There’s a certain type of financial confessional that has had a way of going viral in the post-recession era. The University of Chicago law professor complaining his family was barely keeping their heads above water on $250,000 a year . This hypothetical family of three in San Francisco making $200,000, enjoying vacations to Maui, and living hand-to-mouth. This real New York couple making six figures and merely “ scraping by .”
In all of these viral posts, denizens of the upper-middle class were attempting to make the case for their middle class-ness. Taxes are expensive. Cities are expensive. Tuition is […]
View Original: The Hoarding of the American Dream
We find it easier to talk about class in purely economic terms. Lisa McKenzie argues that in fact our perceptions of class are tightly bound up in stigmatising value judgments. The same impulse that condemned the ‘undeserving poor’ to workhouses is apparent in condemnation of the poor for their attachment to the local in the face of a globalised economy. Some of the author’s interviewees. Photo: Lisa McKenzie Class division and the social sciences
Over the past century, the Marxist theory of class inequality based on who owns the means of production has been challenged – and rightly so, […]
View Original: ‘Stuck in their ways’: how we blame the poor for their failure to embrace globalisation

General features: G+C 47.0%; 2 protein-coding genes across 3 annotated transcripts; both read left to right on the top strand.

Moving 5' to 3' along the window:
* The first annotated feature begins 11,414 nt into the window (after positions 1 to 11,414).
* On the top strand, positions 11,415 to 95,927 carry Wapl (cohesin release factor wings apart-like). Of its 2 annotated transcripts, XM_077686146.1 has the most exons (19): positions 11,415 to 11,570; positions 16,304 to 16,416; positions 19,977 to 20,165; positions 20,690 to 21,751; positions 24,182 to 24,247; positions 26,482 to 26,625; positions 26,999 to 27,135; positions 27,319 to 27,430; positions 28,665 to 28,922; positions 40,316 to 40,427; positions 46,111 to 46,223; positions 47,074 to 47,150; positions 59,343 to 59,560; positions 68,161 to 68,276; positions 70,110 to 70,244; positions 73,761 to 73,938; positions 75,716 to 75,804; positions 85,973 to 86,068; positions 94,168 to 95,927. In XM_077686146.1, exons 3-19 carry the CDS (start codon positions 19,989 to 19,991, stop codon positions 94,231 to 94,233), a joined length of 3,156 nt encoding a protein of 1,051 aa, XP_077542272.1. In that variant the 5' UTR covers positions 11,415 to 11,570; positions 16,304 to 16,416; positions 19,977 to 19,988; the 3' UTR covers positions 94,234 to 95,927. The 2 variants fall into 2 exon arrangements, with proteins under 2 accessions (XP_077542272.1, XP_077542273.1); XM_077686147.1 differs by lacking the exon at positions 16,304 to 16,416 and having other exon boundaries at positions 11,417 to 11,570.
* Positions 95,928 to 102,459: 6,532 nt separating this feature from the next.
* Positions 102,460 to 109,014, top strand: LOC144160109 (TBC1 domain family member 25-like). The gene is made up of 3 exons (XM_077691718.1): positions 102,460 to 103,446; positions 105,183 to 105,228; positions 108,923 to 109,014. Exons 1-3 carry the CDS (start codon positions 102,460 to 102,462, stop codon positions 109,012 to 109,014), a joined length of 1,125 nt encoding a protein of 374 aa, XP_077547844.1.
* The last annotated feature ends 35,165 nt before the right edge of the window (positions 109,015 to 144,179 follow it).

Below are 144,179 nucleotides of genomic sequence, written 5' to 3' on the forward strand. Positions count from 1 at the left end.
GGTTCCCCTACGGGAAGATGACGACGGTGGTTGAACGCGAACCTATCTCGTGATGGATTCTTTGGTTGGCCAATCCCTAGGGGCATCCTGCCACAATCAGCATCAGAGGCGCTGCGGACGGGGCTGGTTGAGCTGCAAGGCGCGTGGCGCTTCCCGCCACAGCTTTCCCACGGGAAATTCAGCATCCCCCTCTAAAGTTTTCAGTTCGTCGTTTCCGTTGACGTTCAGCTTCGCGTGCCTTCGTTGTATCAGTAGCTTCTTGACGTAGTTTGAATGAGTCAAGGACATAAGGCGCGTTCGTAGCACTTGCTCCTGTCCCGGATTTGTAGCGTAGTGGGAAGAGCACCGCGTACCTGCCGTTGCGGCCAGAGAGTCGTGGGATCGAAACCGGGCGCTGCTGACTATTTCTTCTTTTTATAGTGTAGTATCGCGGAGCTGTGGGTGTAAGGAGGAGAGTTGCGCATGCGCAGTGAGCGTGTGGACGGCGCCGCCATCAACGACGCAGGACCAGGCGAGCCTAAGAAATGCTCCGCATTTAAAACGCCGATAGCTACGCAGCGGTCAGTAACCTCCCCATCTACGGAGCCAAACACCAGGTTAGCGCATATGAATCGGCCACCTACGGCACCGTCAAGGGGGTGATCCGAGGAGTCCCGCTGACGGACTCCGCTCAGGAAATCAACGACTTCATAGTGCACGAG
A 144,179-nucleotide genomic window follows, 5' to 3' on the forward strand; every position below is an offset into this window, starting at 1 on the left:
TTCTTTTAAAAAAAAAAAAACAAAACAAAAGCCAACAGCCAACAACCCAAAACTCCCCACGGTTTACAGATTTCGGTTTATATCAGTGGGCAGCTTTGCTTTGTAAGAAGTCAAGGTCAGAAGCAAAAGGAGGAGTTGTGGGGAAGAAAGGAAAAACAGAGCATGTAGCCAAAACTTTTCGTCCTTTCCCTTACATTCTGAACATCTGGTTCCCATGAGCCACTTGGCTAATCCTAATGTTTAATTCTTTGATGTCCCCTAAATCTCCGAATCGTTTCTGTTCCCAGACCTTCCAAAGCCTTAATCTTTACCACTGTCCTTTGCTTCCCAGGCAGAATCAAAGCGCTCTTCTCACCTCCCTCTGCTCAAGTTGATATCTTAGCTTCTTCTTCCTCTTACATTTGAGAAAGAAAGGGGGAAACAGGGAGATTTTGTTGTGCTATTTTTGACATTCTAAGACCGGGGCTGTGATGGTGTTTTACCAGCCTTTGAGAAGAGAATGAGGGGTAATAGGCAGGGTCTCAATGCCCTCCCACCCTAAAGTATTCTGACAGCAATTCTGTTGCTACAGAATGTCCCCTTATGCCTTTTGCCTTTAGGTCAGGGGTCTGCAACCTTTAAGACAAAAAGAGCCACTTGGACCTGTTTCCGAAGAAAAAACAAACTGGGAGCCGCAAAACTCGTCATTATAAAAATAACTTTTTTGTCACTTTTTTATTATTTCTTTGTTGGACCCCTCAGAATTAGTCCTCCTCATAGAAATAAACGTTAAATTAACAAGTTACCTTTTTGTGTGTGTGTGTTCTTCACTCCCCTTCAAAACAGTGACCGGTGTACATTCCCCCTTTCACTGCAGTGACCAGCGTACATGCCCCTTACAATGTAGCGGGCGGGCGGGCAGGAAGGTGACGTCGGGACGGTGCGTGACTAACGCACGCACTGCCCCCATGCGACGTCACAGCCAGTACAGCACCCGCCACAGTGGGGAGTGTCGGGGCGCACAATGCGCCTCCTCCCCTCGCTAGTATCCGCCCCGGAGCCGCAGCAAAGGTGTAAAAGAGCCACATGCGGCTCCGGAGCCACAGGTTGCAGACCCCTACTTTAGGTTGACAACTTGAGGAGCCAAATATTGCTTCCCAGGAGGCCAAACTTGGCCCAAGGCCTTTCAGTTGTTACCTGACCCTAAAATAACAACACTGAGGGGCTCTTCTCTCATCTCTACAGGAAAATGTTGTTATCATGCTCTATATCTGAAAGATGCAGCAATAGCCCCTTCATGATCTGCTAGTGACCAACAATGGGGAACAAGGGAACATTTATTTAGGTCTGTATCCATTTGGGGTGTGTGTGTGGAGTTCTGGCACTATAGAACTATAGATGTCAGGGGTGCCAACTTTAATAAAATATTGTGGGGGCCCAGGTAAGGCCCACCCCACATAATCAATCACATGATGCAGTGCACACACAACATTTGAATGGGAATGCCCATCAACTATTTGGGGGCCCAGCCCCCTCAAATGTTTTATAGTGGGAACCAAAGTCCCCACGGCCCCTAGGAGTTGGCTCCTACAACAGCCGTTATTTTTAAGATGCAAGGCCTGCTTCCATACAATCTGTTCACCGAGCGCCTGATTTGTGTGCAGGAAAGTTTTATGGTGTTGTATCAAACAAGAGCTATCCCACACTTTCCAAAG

Olalekan Jeyifous When I was growing up, my mother would sometimes threaten my brother and me with elocution lessons. It is no secret that how you talk matters a lot in a class-saturated society like the United Kingdom. Peterborough, our increasingly diverse hometown, was prosperous enough, but not upscale. Six in 10 of the city’s residents voted for Brexit — a useful inverse poshness indicator. (In Thursday’s general election, Peterborough returned a Labour MP for the first time since 2001.)
Our mother, from a rural working-class background herself, wanted us to be able to rise up the class ladder, unencumbered […]
View Original: Stop Pretending You’re Not Rich
When I was growing up, my mother would sometimes threaten my brother and me with elocution lessons. It is no secret that how you talk matters a lot in a class-saturated society like the United Kingdom. Peterborough, our increasingly diverse hometown, was prosperous enough, but not upscale. Six in 10 of the city’s residents voted for Brexit — a useful inverse poshness indicator. (In Thursday’s general election, Peterborough returned a Labour MP for the first time since 2001.)
Our mother, from a rural working-class background herself, wanted us to be able to rise up the class ladder, unencumbered by the […]
View Original: Stop Pretending You’re Not Rich
Atlanta (Source: Wikimedia Commons) The South is booming from an economic standpoint. For proof of this, one need only look at cities such as Atlanta , Austin, Charlotte, Dallas, Orlando and Raleigh to understand there is a new South. Of the 20 cities listed on Forbes’ “fastest-growing cities in 2016” list, eight are in the South. Despite this reality, poor people in the South are not sharing in this growth. It is in Dixie — the former Confederacy, the Jim Crow states — where children have the toughest chance of getting ahead. This is where people have the lowest […]
View Original: The South Has the Fastest-Growing Economies and the Least Economic Mobility for the Poor